The aviation industry is a highly visible emitter of carbon, accounting for approximately 2.5% of global CO2 emissions. Aaron Robinson manages United Airlines’ Eco-Skies and Eco-Alliance programs, focusing on sustainable fuel development and emissions reductions. United has committed to being 100% green by 2050 – reducing greenhouse gas emissions by 100%.
Sir Harold Kroto won the 1996 Nobel Prize in Chemistry for the discovery of fullerenes (or Buckminsterfullerenes after the architect, Buckminster Fuller, who conceived of geodesic domes), a structural form of carbon also known as buckyballs. During his talk at Oceanit, he discussed the impacts of science on society—almost prophetically as today, his Nobel-winning discovery is being examined for applications in areas as diverse as solar panels, military armor, and medicine.
Dean Kamen is a prolific inventor best known for the Segway PT (electric, self-balancing mobility tool) and the all-terrain electric wheelchair iBOT. In 1989, he founded the FIRST organization to foster students’ interest in STEM, and today, FIRST robotics leagues are found around the US. A tireless advocate for technology, Kamen’s varied pursuits have been united by a desire to improve lives through technology and innovation, which he spoke about during his visit to Oceanit.
Roz Savage holds four Guinness World Records for ocean rowing and was the first woman to row solo across the Atlantic, Pacific, and Indian Oceans. Roz has cumulatively spent over 500 days at sea in her 23-foot rowing boat. She is a prolific environmental advocate focusing largely on ocean issues and plastic pollution. At Oceanit, she spoke about tackling overwhelming challenges in unpredictable conditions.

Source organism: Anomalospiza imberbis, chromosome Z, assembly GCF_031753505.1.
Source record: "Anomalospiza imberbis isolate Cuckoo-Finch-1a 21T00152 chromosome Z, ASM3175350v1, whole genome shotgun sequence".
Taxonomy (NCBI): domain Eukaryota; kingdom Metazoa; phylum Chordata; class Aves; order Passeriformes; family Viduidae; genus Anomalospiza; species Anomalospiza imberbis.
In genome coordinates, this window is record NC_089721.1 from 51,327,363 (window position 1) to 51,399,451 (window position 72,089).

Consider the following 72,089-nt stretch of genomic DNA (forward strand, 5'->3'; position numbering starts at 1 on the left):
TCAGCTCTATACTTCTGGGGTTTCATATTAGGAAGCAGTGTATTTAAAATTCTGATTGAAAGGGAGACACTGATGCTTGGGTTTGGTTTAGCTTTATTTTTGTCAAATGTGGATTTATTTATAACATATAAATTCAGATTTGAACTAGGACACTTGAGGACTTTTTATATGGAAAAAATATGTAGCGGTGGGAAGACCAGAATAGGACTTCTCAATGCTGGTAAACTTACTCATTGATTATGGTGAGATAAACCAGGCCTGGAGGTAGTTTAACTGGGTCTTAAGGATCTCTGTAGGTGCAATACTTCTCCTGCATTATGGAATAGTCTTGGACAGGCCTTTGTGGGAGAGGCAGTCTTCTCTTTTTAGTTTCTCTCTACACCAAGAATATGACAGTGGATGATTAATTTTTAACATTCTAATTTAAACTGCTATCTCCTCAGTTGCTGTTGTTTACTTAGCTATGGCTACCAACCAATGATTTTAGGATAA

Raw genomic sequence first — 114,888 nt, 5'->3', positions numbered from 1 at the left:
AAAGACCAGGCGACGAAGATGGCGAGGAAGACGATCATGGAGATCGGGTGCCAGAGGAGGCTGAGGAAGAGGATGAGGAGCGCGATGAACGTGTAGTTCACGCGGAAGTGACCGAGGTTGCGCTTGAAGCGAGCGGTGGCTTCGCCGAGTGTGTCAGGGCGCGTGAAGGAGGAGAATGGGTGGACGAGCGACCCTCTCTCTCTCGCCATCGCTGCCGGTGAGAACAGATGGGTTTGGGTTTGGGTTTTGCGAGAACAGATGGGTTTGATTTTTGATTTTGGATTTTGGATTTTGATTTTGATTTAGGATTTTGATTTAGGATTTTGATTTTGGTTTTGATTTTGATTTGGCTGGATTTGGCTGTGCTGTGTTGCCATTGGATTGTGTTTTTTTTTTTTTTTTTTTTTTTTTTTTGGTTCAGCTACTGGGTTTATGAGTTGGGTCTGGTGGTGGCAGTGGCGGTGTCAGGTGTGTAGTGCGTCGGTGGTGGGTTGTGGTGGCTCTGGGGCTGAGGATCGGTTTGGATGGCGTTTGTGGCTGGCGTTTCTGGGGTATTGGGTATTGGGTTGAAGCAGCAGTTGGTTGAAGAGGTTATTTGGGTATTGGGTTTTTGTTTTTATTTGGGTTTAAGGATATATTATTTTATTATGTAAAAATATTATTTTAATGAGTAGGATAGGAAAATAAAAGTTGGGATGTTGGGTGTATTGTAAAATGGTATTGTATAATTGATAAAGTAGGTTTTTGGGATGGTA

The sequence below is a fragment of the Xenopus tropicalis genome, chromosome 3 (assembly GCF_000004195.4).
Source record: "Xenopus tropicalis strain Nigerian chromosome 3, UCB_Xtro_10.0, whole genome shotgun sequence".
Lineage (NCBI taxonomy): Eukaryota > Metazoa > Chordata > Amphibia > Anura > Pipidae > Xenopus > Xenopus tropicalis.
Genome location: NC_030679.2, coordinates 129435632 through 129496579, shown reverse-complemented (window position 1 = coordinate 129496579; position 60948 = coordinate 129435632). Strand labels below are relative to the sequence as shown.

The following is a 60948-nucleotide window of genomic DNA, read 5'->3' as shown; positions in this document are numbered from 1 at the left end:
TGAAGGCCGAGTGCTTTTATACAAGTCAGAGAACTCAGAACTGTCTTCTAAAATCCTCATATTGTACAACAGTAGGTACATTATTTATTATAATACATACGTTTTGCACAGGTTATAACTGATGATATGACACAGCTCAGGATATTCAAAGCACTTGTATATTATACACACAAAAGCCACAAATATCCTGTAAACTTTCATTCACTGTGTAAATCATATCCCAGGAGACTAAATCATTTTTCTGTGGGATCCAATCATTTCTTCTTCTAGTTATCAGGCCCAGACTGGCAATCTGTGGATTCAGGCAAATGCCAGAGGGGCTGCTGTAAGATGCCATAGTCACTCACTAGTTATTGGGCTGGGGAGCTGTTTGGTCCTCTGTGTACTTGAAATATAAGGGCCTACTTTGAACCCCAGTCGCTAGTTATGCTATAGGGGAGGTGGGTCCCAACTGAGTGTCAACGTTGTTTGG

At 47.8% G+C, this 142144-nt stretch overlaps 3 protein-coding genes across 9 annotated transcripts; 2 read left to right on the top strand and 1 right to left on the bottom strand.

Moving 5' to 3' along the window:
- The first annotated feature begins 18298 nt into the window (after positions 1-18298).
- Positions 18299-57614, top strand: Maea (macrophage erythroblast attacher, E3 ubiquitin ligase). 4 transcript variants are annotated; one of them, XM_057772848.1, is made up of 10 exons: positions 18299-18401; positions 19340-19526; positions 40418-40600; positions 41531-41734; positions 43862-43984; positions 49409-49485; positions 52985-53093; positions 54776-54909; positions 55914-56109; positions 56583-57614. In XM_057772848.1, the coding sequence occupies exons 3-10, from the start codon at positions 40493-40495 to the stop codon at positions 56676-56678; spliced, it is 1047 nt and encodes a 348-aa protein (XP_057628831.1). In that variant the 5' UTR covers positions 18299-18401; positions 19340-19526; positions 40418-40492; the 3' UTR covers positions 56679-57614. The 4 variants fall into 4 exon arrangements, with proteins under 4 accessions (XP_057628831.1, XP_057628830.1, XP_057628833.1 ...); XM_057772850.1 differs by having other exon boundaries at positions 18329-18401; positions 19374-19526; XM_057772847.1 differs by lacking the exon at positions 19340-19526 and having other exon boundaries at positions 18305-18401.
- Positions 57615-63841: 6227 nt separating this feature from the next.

Founder of Phoenix Technologies, the Initial PC BIOS
“Learning from Missteps, Serendipitous Market Events, and Wasted Opportunities in the Rapid Growth of New Technology Market Segments” | Video Presentation
Lance Hansche is the founder of Phoenix Technologies, the initial PC BIOS (basic input/output system). During his talk at Oceanit, he spoke about learning from missteps, serendipitous market events, and wasted opportunities in the rapid growth of new technology market segments. Phoenix Technologies built a virtual monopoly in BIOS products and services in the personal computer industry.
Bill Burnett is the executive director of Standford’s D-School and a pioneer in the field of Design Thinking, a human-centered design methodology shaping innovations in technology and engineering. Oceanit brought Design Thinking to Hawaii in the early 2010s and count several Stanford D-School grads among our Ohana. At Oceanit, Bill spoke about creative competency in education and why it is essential to build a competitive 21st century workforce.
Dr. Pulickel Ajayan is the founding chair of Rice University’s Materials Science and NanoEngineering Department. He is a pioneer in the field of carbon nanotubes and is considered one of the world’s most cited materials scientists. His PhD work (1989) involved the characterization of gold nano-particles on oxide substrates and their phase instabilities. When he visited Oceanit, he spoke about the future of nanotechnology.